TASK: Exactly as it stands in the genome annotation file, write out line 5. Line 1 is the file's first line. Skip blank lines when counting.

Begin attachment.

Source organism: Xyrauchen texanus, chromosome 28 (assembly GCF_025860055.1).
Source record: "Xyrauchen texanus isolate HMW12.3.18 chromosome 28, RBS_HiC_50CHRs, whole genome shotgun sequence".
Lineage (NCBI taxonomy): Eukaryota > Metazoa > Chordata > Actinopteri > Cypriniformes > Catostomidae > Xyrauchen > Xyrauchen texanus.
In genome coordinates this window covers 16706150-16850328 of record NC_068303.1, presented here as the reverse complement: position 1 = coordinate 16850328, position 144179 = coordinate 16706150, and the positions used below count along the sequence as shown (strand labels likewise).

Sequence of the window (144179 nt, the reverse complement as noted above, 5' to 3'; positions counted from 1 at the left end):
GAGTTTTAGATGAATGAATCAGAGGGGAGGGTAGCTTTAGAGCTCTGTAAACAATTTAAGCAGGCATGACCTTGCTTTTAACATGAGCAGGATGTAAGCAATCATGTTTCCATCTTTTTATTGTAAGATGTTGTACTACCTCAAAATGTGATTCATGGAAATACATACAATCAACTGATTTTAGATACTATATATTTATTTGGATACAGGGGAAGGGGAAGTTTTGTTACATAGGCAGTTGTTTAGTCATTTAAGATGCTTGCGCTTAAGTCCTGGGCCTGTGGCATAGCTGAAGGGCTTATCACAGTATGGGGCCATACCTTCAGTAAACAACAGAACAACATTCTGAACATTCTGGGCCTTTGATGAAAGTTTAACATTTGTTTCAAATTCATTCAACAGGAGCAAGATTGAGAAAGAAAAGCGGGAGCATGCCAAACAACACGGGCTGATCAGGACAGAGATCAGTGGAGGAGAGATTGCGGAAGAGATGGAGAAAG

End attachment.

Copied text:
Sequence of the window (144179 nt, the reverse complement as noted above, 5' to 3'; positions counted from 1 at the left end):